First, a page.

Motivational speaker[edit]

Belfort has toured internationally as a motivational speaker[6] and earns about $30,000 per speech.[25] In May 2014, at a Dubai event, he told the audience, "I’ll make this year more than I ever made in my best year as a broker." In 2014 Belfort will undertake a 45-city U.S. speaking tour.[21]

Personal life[edit]

Belfort was the final owner of the luxury yacht Nadine (renamed after his second wife, a British-born model) that was originally built for Coco Chanel in 1961. In June 1996, the yacht sank off the east coast of Sardinia[32] and Italian COMSUBIN frogmen rescued all who were aboard the vessel. Belfort said he insisted on sailing out in high winds against the advice of his captain, resulting in the sinking of the vessel, when waves smashed the foredeck hatch.[33][34][35]

In 2013, Belfort was residing in Manhattan Beach, California, U.S., and was engaged to Anne Koppe, who was helping him run his business out of Hermosa Beach, California.[36]

Books[edit]

See also[edit]

References[edit]

  1. ^ a b c Gambotto-Burke, Antonella (January 15, 2008). "The wicked wolf of Wall Street". MailOnline. Retrieved July 6, 2013. 
  2. ^ a b c d e f Tom Leonard (February 25, 2008). "Jordan Belfort: Confessions of the Wolf of Wall Street". The Daily Telegraph. Retrieved April 3, 2013. 
  3. ^ "Federal Bureau of Prisons". Bop.gov. April 28, 2006. Retrieved April 3, 2013. 
  4. ^ Haglund, David (December 31, 2013). "How Accurate Is The Wolf of Wall Street?". Slate. Retrieved February 15, 2014. 
  5. ^ Eaton, Leslie (April 18, 1999). "Beaches, Billy Joel and, Oddly, Swindles; The Island Has Become Home to Stock Scams, But Regulators Are Cracking Down". The New York Times. Retrieved January 1, 2014.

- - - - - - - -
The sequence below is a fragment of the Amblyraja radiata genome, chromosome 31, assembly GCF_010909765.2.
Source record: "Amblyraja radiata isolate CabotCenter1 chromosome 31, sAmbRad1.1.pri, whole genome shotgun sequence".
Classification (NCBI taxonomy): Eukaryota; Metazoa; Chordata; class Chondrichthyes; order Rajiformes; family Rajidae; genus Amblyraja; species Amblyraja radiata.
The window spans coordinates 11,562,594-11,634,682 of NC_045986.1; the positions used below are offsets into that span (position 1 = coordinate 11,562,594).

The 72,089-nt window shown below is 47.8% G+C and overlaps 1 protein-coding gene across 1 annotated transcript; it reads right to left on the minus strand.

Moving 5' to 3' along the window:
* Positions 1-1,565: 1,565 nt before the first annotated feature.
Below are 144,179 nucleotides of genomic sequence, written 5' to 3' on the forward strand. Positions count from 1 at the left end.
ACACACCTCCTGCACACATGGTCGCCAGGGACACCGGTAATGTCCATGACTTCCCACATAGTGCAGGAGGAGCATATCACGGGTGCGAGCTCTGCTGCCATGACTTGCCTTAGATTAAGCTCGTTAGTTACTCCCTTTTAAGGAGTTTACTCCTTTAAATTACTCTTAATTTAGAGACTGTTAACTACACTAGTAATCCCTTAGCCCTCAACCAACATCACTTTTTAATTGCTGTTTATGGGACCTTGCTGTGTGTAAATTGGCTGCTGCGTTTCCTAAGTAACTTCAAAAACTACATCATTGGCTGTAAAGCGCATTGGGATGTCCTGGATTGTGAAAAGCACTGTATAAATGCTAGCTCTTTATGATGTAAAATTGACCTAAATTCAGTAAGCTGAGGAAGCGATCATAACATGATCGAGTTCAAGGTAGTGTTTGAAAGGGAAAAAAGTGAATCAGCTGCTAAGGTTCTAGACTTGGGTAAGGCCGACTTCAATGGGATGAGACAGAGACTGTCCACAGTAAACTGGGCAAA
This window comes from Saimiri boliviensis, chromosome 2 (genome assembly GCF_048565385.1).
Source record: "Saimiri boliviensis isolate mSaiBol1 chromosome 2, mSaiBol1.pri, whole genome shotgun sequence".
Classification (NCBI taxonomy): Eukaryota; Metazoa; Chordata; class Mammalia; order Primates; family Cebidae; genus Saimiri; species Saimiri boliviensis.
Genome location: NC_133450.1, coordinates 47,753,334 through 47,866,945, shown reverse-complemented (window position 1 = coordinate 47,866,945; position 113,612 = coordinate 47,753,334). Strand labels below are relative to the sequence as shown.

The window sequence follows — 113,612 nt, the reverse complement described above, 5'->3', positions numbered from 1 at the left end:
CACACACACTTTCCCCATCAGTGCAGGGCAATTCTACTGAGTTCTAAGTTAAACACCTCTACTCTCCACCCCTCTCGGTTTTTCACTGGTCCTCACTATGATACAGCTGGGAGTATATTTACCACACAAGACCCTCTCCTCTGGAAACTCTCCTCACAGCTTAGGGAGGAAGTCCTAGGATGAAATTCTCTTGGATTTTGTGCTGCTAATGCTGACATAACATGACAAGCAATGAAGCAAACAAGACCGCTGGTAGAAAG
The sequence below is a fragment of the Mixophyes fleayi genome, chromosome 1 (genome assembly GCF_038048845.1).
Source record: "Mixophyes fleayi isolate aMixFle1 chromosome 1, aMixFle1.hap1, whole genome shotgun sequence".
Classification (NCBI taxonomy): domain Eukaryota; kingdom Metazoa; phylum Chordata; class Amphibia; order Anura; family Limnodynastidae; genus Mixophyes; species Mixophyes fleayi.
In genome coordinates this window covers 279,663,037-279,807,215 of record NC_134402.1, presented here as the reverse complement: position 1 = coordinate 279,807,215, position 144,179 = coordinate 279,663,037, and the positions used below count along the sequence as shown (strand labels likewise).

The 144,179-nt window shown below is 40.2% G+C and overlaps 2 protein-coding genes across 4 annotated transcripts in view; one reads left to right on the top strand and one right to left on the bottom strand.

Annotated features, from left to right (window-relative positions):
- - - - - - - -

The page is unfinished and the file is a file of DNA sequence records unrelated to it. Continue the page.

6. ^ a b c "Wolf of Wall Street back on the prowl: Jordan Belfort". Theaustralian.news.com.au. September 28, 2012. Archived from the original on December 15, 2012. Retrieved June 23, 2013. 
  7. ^ Belfort, Jordan (February 24, 2009). Catching the Wolf of Wall Street. Bantam Dell. Retrieved June 23, 2013. 
  8. ^ Veneziani, Vince (March 25, 2010). "Revisiting The Amazing Story Of Jordan Belfort: "The Wolf Of Wall Street"". Business Insider. Retrieved June 23, 2013. 
  9. ^ a b c Gray, Geoffrey (December 30, 2013). "Meet Jordan Belfort, the Real Wolf of Wall Street". Vulture. Retrieved December 30, 2013. 
  10. ^ Belfort, Jordan (September 25, 2007). The Wolf of Wall Street. Random House Publishing Group. p. 47. ISBN 978-0-553-90424-6. 
  11. ^ Belfort, Jordan. "The Wolf of Wall Street". Random House. pp. 112. ISBN 978-0-553-80546-8
  12. ^ "Jordan Belfort Biography". Wolf of Wall Street Info. Retrieved 2014-05-14. 
  13. ^ Kumar, Nikhil (December 20, 2013). "Jordan Belfort: The real Wolf of Wall Street". The Independent. Retrieved January 22, 2014. 
  14. ^ "Jordan Belfort - The Wolf of Wall Street". YouTube. 2010-07-05. Retrieved 2014-05-14. 
  15. ^ Solomon, Brian (December 28, 2013). "Meet The Real 'Wolf Of Wall Street' In Forbes' Original Takedown Of Jordan Belfort". Forbes. Retrieved January 1, 2014. 
  16. ^ Straney, Louis L. (2010). Securities Fraud: Detection, Prevention, and Control. Hoboken, New Jersey: Wiley. p. 133. ISBN 9780470601570. OCLC 696918833. Retrieved January 14, 2014.